Two airlines expected to resume direct flights between China and UK
Published: Mar 09, 2022 07:27 PM
Virgin Atlantic's Boeing 787 at London Heathrow Airport Photo: VCG

Virgin Atlantic's Boeing 787 at London Heathrow Airport Photo: VCG

"I returned from London to Shanghai three months ago, following a transfer in Germany which took more than 30 hours," a Chinese student studying in the UK surnamed Xu told the Global Times on Wednesday.

Xu is not the only person returning home from the UK at a high price. Since late December 2020, China has requested the suspension of regular passenger flights between China and the UK due to the emerging new Omicron strain of the Covid-19 in the UK. 

Following the suspension, a large number of students in the UK chose to book connecting flights or chartered planes to return home. To date, there have been no direct scheduled passenger flights between the two countries for as long as 14 months.

After more than one-year suspension of direct flights between China and the UK, two airlines recently announced that they will resume direct passenger flights from middle March following some coordination between transport officials in both countries.

New options

On March 3, UK airline Virgin Atlantic announced on its Wechat account that following negotiations between the UK Department for Transport and the Civil Aviation Administration of China (CAAC), Virgin Atlantic was approved to fly two trial direct flights between Shanghai and London in mid-March.

The announcement noted that flights from London to Shanghai will operate under limited capacity, while flights from Shanghai to London will have no restrictions. 

From the announcement, this is the same test flight that the Confederation of British Industries planned to execute in February for the preparation of resuming flights between China and the UK.

Five days later, the airline released a China-UK direct flight trial schedule on its Wechat account. The schedule showed that on March 18 and March 25, passengers in London will be able to fly directly to Shanghai on a 12 hour route, while on March 20 and 27, the flights from Shanghai to London only take seven hours.

In addition to Virgin Atlantic, China Southern Airlines also announced on February 25 that it would start flights between Guangzhou and London as early as March 17. It noted that the schedules are for reference only and subject to final government approval.

"This reflects that China is exploring the resumption of international direct flights in the case of mutual recognition of coronavirus outbreak prevention and control standards in both countries," Qi Qi, an industry analyst, told the Global Times on Wednesday, adding that the move will allow for more testing of direct flights in the future.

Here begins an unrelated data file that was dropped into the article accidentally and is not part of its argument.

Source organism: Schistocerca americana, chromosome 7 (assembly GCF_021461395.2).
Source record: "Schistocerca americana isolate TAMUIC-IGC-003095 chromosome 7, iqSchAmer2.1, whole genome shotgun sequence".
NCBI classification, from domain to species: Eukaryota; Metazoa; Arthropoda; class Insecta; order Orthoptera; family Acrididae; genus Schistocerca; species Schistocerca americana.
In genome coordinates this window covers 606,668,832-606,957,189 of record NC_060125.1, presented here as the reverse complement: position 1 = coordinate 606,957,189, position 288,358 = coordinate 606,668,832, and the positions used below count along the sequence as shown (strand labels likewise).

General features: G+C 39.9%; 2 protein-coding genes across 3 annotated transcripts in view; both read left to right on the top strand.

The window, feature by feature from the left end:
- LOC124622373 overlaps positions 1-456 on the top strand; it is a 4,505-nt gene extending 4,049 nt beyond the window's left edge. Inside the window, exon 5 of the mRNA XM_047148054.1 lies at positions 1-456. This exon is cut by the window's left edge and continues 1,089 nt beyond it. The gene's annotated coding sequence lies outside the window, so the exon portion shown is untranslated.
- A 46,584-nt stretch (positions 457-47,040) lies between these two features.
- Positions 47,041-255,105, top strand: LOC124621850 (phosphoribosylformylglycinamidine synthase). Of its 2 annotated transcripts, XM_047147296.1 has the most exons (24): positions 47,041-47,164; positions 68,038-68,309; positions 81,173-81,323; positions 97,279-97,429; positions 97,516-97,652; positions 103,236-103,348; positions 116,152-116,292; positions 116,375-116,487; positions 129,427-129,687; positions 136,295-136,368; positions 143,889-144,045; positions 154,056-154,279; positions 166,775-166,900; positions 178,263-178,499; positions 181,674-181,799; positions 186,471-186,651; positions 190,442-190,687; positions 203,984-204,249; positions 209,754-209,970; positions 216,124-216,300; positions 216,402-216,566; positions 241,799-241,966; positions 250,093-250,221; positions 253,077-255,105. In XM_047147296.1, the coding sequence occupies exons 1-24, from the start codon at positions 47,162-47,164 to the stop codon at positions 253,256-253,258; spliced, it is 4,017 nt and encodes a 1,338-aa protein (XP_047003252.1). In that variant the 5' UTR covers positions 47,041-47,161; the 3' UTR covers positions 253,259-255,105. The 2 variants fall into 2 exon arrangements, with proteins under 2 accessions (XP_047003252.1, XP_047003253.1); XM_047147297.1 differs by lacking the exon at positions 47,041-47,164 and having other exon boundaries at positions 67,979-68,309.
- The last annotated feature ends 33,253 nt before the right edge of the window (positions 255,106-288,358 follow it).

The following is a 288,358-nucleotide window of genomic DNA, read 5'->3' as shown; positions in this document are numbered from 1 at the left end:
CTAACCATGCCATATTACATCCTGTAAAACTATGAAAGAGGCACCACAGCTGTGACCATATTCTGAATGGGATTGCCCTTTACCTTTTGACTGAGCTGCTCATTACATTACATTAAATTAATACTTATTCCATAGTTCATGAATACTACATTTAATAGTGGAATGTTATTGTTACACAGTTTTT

Ongoing uncertainty

A number of industry insiders noted that the shortest route between China and the UK used to be flying over Russia, but with UK and Russia now banning aircraft from entering each other's airspace, Virgin Atlantic will be forced to detour. 

Wang Yanan, chief editor of Beijing-based Aerospace Knowledge magazine, told the Global Times on Wednesday that the mutual sanctions targeting the aviation sector between the West and Russia may lead to difficulties for direct flights between China and the UK.

"If flights from the UK want to cross Russian airspace, they must be authorized by Russia, but at present, the possibility is very little, so Virgin Atlantic can only take a detour, bypassing Russia as well as the areas of Russia-Ukraine conflict," Wang said.

Following the closure of the relevant airspace, many flights have chosen to avoid the affected airspace. According to a report released by Chinese flight tracking platform Feichangzhun, a total of 54 airlines from 40 countries and regions have re-routed their flights, involving a total of 434 routes, with the most affected being Eurasia intercontinental and intra-European routes.

Wang noted that if the company decided to take a detour, flights may face increased uncertainty. 

The airline should reroute the flights with new requirements including air management, navigation resources and communication security. Moreover, as the routes become longer, both fuel and maintenance costs would likely increase significantly. 

"The ticket prices of the direct flights between China and the UK are expected to rise, but a large number of passengers are still expecting these flights, hoping that they can get tickets as soon as possible," Wang said.